Tag Archives: standard gauge railway

Extinction means no turning back

Kenya’s multi-billion dollar Standard Gauge Railway project will cut through 2 major national parks in Nairobi and Tsavo. In the largest infrastructure project since Kenya became independent in 1963, replacing the old Ugandan Railway, there’s a lot resting on its success, which is anticipated to massively boost economic development, regional integration, and social and political development.

Set to be completed by 2017, construction is reportedly driving wildlife out of Nairobi NP, which has recently resulted in lost lions and sadly the tragic and public death of 13-year old Mohawk the lion 20 days ago. Soon, construction will run through Tsavo NP, which is home to about 12,000 elephants. The balance between economic development and wildlife conservation appears increasingly difficult to strike with time. Species are fast becoming critically endangered, and some rest dangerously on the precipice of extinction, like the African elephant. If things continue the way they are, it’s expected they’ll be extinct within one generation.

While consultation between key wildlife management authorities, the planning ministries of the government and CBRC, the building contractor, are ongoing- the stark truth must be realised that habitat loss and the displacement of wildlife will catalyse the decreases in population numbers and the anticipated extinction of key species. At that point, the damage will be final. Irreversible, and no turning back. Something that no economic gain will ever be able to help, and will, in fact, represent a reversal of a nation’s development.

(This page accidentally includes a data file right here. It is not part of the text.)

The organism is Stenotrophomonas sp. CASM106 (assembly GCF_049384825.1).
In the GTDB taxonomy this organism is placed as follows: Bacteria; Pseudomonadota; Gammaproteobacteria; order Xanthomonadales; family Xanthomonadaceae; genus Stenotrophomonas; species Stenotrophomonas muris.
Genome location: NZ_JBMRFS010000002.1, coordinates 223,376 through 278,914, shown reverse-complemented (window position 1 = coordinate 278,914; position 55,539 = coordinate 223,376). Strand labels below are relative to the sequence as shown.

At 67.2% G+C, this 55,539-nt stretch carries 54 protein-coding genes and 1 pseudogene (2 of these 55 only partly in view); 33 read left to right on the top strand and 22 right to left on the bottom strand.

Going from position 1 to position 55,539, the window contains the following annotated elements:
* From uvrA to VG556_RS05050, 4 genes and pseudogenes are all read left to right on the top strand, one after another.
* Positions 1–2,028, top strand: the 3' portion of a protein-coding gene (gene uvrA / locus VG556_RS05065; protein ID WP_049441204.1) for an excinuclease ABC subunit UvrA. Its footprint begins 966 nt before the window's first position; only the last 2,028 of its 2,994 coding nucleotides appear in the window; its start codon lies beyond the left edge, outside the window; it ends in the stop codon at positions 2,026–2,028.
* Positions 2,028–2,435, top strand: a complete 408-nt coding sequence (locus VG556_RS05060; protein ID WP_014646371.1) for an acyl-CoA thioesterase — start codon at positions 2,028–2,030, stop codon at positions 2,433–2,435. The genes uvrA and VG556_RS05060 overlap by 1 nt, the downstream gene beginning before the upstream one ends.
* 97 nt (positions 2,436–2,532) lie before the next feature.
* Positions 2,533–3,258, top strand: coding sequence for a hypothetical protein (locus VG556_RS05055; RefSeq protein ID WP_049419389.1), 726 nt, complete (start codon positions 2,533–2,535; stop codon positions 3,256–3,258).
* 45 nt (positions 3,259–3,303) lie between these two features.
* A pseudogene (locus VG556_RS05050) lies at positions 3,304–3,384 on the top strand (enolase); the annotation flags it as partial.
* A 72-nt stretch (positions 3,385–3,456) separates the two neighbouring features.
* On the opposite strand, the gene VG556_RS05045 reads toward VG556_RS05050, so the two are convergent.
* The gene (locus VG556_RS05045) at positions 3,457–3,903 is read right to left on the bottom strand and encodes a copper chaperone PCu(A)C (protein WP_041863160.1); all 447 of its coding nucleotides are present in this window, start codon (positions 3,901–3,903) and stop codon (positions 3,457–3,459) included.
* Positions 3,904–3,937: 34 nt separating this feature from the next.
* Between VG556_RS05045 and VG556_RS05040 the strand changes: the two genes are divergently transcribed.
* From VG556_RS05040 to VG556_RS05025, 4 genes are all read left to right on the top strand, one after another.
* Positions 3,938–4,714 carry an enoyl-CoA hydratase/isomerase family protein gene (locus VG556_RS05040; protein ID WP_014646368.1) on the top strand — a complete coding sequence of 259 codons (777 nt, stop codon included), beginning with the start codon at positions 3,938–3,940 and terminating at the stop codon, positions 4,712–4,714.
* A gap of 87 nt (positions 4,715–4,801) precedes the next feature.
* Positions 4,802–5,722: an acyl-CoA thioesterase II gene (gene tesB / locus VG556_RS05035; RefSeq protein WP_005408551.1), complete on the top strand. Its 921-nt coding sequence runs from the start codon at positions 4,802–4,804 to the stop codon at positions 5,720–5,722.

Advertisements

Escape

Yet another lion was on the loose in Nairobi today. The lion, named Cheru, ‘escaped’ out of Nairobi National Park and wandered onto the chaotic Mombasa Rd, one of the major arterials that are almost always congested with traffic. He clawed a man- and then let the man go free- and was then captured shortly after by Kenya Wildlife Service and returned safely back to the park, which sits at the border of the bustling metropolis.

Last month, 6 other lions had reportedly escaped from the park and were found in the informal settlement area of Kibera and near Langata, near Karen- both residential areas. Many took to social media to express their panic and to also assist the KWS in tracking down these wild cats. Many pleaded not to shoot the lion as had been done once before- leaving orphan cubs in its trail- and deliver him back alive.

While the park is fenced on the city side, it has small openings on the south to enable wildlife to migrate through important corridors, which is allegedly where the lions wandered out of.

Gazetted in 1946 by British settlers, it is the oldest national park in Kenya, but sadly one that is under threat due to the need to manage the rapid development of this fast-growing nation. Plans are in place to build a Chinese railway through the park to improve trade routes from Mombasa to Nairobi and neighbouring countries.

While the Government prioritises development, and in the wake of this “escape”, protection of these areas of wilderness becomes all the more paramount. It is clear that we must prioritise the protection of these parks- for it is as much the lions’ land as it is ours.